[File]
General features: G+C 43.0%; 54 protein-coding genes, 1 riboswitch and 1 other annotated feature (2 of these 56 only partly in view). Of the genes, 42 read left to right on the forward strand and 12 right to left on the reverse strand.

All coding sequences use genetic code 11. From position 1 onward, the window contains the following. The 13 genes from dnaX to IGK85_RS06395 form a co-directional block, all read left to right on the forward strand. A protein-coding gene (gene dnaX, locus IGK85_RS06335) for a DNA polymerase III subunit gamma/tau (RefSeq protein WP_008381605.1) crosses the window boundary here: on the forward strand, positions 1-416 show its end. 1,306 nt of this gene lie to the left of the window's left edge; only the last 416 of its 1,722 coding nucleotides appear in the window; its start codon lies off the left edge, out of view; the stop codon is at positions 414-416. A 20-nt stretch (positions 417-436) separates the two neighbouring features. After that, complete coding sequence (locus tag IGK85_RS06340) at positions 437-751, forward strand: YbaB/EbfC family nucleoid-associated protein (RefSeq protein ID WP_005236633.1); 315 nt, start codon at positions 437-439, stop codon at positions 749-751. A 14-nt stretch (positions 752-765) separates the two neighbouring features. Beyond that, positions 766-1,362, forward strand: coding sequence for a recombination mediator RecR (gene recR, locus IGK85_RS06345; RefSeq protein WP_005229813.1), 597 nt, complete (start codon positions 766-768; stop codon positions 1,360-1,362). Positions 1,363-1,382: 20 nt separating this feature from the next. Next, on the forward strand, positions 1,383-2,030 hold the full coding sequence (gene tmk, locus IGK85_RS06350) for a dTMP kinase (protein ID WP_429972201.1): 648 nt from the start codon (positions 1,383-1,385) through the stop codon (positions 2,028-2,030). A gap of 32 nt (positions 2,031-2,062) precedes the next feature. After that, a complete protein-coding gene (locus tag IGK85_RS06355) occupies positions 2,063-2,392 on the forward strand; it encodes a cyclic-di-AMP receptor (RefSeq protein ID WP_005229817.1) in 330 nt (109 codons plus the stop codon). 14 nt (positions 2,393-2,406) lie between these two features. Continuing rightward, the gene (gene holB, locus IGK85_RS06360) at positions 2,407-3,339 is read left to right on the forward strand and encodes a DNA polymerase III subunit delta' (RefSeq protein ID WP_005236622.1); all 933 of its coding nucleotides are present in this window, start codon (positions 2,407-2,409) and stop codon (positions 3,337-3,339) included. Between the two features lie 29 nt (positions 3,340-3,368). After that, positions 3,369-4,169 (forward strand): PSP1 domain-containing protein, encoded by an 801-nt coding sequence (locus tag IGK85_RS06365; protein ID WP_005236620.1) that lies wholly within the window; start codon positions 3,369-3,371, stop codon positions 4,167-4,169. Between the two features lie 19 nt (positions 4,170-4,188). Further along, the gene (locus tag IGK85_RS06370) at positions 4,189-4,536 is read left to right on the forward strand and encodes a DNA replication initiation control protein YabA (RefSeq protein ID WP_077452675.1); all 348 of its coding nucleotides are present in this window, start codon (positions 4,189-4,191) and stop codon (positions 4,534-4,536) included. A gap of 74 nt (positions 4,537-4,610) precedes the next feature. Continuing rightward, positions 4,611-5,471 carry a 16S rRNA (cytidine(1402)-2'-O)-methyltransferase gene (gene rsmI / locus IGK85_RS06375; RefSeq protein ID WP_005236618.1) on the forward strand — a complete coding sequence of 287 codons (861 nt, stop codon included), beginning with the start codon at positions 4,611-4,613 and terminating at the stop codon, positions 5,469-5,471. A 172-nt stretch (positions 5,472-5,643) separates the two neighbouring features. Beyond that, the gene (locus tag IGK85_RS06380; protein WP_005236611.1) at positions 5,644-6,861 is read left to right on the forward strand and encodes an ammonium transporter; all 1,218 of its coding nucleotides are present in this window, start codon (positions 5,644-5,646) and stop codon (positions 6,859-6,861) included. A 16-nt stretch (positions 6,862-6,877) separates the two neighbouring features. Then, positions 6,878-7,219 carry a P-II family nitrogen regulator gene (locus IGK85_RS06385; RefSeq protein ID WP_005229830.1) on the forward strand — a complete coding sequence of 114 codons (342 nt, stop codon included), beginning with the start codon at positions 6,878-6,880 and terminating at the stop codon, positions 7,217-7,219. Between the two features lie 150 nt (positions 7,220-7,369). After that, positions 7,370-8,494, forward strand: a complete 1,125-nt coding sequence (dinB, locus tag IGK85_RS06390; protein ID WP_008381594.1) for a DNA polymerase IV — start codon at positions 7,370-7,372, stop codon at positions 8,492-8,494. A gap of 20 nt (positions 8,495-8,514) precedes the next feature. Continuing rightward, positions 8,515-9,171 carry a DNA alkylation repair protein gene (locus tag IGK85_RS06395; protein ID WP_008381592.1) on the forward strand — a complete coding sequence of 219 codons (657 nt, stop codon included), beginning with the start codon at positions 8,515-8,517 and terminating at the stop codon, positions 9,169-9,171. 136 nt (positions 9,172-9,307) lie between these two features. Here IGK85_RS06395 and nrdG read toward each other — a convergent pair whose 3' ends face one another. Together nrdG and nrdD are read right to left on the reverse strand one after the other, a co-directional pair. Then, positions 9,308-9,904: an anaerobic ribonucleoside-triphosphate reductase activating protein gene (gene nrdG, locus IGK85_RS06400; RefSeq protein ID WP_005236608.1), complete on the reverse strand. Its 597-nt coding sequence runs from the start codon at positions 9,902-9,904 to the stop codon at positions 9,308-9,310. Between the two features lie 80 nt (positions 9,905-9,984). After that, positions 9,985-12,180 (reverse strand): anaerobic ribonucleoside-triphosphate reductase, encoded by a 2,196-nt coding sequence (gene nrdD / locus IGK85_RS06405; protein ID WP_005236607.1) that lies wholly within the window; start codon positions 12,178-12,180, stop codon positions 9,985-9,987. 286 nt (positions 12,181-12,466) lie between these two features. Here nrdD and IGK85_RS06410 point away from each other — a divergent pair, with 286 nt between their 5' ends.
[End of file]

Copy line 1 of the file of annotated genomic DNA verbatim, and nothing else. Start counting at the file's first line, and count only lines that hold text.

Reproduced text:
General features: G+C 43.0%; 54 protein-coding genes, 1 riboswitch and 1 other annotated feature (2 of these 56 only partly in view). Of the genes, 42 read left to right on the forward strand and 12 right to left on the reverse strand.